Posts Tagged ‘This’

[Title] Who wrote this and where did I find it?
Citation and Referencing Tips

When you take ideas from someone else’s work and incorporate those ideas into your own work, you need to give credit to the author. If you don’t, you are passing that author’s ideas or words off as your own, and that is plagiarism.

To avoid plagiarism, you must cite a source when you quote, paraphrase, or summarize it, use charts, graphs or images from it, or include facts that you learned from a source that are not common knowledge. In-text citations should appear in the body of your assignment, and all sources used must be included in a reference list at the end of your paper. A reader should easily be able to identify all of the sources that you used in writing your assignment.

In order to avoid plagiarism, you should start your research early. Rushing makes you more likely to lose track of sources, take shortcuts, or cite improperly.

Make sure that you also take meticulous notes. Be sure to include all the required information for each source so that you don’t forget which source your notes came from.

Careful citation and referencing are the best way to avoid plagiarism.

When you’re looking at a search result, review it carefully to determine what type of resource you are using, for example a book, video, or article. There may be visual clues, such as an icon illustrating the resource type. The resource type is important because different information is required for referencing different types of resources.

If you have found an item from a database, look for a Cite button in the database. You can click this button to form a basic reference for the item, but remember that it’s your responsibility to verify that the reference format is correct according to your required citation style.

A full reference for an article includes the title, the author’s name, the name of the journal that the article was published in, the date of publication, the journal volume and issue numbers, page numbers for the article, and the DOI, if there is one. Note that the DOI, also known as the digital object identifier, is often found in the detailed record for the article but sometimes it can only be found when you click through to look at the full text of the article.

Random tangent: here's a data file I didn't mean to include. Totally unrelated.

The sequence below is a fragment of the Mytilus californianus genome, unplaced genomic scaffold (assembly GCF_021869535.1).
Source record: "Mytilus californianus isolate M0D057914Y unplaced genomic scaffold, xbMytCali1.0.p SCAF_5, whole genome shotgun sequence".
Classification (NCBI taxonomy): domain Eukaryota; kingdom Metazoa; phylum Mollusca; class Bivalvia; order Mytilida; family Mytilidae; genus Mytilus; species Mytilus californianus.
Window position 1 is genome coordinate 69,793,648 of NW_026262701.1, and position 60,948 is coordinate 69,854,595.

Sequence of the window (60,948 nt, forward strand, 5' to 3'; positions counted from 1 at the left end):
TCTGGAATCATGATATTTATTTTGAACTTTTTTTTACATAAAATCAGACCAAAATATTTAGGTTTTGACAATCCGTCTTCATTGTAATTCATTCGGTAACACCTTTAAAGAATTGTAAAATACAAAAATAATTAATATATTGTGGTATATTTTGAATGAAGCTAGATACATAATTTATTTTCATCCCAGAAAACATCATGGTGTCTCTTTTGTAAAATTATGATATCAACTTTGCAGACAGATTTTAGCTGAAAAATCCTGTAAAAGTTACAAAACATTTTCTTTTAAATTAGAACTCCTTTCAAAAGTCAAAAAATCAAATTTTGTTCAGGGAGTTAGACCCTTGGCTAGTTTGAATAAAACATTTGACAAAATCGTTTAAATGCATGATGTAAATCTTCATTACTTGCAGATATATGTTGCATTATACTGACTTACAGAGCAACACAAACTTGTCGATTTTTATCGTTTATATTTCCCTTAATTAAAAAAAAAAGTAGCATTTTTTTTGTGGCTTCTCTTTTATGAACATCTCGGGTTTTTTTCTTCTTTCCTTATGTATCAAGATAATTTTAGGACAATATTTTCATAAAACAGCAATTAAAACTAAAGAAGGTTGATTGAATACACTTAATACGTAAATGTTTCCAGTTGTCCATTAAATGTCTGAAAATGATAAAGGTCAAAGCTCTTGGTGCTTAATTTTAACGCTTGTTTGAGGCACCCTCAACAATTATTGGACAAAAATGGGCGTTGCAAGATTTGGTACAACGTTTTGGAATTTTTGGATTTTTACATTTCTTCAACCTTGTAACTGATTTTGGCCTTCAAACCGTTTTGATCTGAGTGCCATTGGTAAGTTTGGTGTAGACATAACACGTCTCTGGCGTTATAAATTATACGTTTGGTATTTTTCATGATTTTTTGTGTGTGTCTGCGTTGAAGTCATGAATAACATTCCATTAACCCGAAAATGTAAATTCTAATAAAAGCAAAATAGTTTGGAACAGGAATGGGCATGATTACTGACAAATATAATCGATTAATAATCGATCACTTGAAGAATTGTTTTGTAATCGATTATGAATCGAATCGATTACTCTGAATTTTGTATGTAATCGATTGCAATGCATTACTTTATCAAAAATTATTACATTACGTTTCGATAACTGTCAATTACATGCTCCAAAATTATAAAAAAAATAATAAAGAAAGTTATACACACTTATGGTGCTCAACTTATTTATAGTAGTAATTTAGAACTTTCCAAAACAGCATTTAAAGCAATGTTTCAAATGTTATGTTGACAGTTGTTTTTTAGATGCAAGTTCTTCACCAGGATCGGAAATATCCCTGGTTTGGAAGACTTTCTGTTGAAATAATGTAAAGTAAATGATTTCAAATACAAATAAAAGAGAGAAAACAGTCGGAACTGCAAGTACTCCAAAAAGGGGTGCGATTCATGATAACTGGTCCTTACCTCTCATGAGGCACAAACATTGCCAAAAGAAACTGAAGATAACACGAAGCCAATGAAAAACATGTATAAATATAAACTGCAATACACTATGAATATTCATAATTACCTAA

A full reference for a book includes the book’s title, the author or editor’s name, the place and date of publication, the publisher’s name, and any other information that may be required.

A full reference for a video includes the video’s title, the place and date of publication, any producer, director, or writer’s name, and any other information that may be required.

A full reference for a web resource always includes the web address or URL, the title, the date of publication or last update to the page, and the name of the author, creator, or owner. Referencing web resources can be complicated, and you may require other pieces of information. Consult a referencing guide for more examples.

Remember that there are many citation styles. Some common styles are APA, MLA, Chicago, and Turabian. Different fields of study have particular style preferences. If you’re asked to use APA, which is commonly used at Georgian, check out the APA Guide on the library website at library.georgiancollege.ca/citing. It provides help with constructing in-text citations and reference pages.
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This work is licensed under a Creative Commons Attribution-NonCommercial-ShareAlike 4.0 International License https://creativecommons.org/licenses/by-nc-sa/4.0/

Transcript:
So you’ve found a source that you want to use for your assignment but you’ve also been told that you should only use scholarly journal articles.

So how do you know if the source you’ve found is actually a scholarly journal article?